1.2: Certain diseases, which are widespread among the homeless population, carry a clear public health risk. This is the case, for example, with tuberculosis. Tuberculosis incidence is much higher among homeless people than among the general population and there is a risk of the spread of this infectious disease and the development of multi-drug resistant strains. For this reason, some countries have put in place specific programmes or strategies to combat tuberculosis among homeless people. Please outline any public health risks associated with the health of homeless people and actions taken to alleviate these risks.
1.3: Certain health conditions experienced by homeless people pose significant problems of treatment. (For example: tuberculosis treatment can be rendered difficult by a mobile and chaotic lifestyle and overcrowded conditions; there may be availability problems for mental health treatment and drug and alcohol treatment etc…) Treatment of mental health problems is evolving and deinstitutionalisation has taken/ is taking place in many countries, but this too has given rise to new challenges and problems. Multiple needs are another factor that can make treatment problematic. Please outline treatment problems encountered when trying to ensure access to health for homeless people.
Q2: Social Protection: Healthcare entitlements of Homeless People
The healthcare entitlements of homeless people vary from country to country according to the social protection system in place. It may also relate to their administrative status (whether they have registered). It may also vary according to whether the homeless people are nationals or non-nationals. This question seeks to examine the impact on access to healthcare and quality of care available to homeless people.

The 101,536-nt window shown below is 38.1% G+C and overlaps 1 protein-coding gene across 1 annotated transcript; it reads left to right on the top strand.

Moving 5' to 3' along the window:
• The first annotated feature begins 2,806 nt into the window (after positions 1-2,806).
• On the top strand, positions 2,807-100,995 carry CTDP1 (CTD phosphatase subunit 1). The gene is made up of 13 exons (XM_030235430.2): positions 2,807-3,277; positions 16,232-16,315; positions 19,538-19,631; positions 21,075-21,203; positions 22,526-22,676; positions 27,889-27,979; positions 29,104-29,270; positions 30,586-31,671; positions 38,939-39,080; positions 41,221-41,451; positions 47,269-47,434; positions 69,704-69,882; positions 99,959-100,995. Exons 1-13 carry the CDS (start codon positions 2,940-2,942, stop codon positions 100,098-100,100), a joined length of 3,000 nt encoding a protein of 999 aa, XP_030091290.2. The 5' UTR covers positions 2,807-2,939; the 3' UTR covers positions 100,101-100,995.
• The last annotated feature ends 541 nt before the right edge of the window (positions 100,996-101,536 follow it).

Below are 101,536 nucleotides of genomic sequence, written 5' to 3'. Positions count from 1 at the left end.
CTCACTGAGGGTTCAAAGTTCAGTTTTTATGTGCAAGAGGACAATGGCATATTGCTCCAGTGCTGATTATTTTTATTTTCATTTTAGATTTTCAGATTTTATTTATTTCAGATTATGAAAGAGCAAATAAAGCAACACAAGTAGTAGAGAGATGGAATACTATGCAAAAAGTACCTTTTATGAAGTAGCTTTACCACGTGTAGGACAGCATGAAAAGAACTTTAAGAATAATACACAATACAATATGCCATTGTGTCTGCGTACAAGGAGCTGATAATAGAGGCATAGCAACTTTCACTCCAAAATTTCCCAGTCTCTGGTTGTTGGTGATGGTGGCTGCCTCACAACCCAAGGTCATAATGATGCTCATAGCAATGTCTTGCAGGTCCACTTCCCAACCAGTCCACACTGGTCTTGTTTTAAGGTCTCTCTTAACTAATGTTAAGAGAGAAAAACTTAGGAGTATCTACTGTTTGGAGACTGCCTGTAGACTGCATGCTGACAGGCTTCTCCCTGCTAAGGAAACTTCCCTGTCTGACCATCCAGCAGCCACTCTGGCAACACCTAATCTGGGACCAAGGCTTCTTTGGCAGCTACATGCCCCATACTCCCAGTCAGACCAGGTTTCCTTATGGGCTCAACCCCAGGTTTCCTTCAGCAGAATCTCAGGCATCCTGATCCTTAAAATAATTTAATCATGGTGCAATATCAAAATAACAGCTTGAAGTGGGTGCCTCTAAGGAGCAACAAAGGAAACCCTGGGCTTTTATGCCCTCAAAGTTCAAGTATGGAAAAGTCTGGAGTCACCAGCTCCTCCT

2.1: What are the healthcare entitlements of homeless people in your country (for nationals; for non-nationals, including asylum seekers and undocumented migrants)? What are the registration requirements etc.?
2.2: Has the health system evolved in such away that it is getting harder for homeless people to access their entitlements?
2.3: What do you consider to be the main barriers facing homeless people in your country when they try to access healthcare (stigma, financial barriers, administrative barriers, etc.)?
2.4: Have attempts been made to overcome these barriers? Have they been successful?
Q3: Ensuring Access to quality healthcare
This question will explore why homeless people across Europe have difficulty accessing the good quality healthcare that they need. There is a range of services that homeless people should access in order to enjoy good health: these include medical treatment; but also preventative services (screening, check-ups etc.); specialised services such as dental services; and health promotion services.
3.1: Are you aware of specialist and/or outreach healthcare centres that have been put in place specifically for homeless people? Do you consider that this is a good way to meet the health needs of homeless people? What are the costs and benefits of targeting homeless people in healthcare provision?
3.2: Are you aware of any health promotion/ preventative health initiatives that are accessible to homeless people? Do you think that these impact positively on access to employment?
3.2: How do homeless people in rural areas access health care?
3.3: Do you consider the healthcare received by homeless people in your country to be comparable, in terms of quality of care, to that received by the general public? In what health areas is there the greatest lack of access to care and why?
3.4: In some countries, a specific policy framework and action plan around health and homelessness has been put in place in order to ensure that homeless people can get full access to quality care. Has such an approach been tried in your country?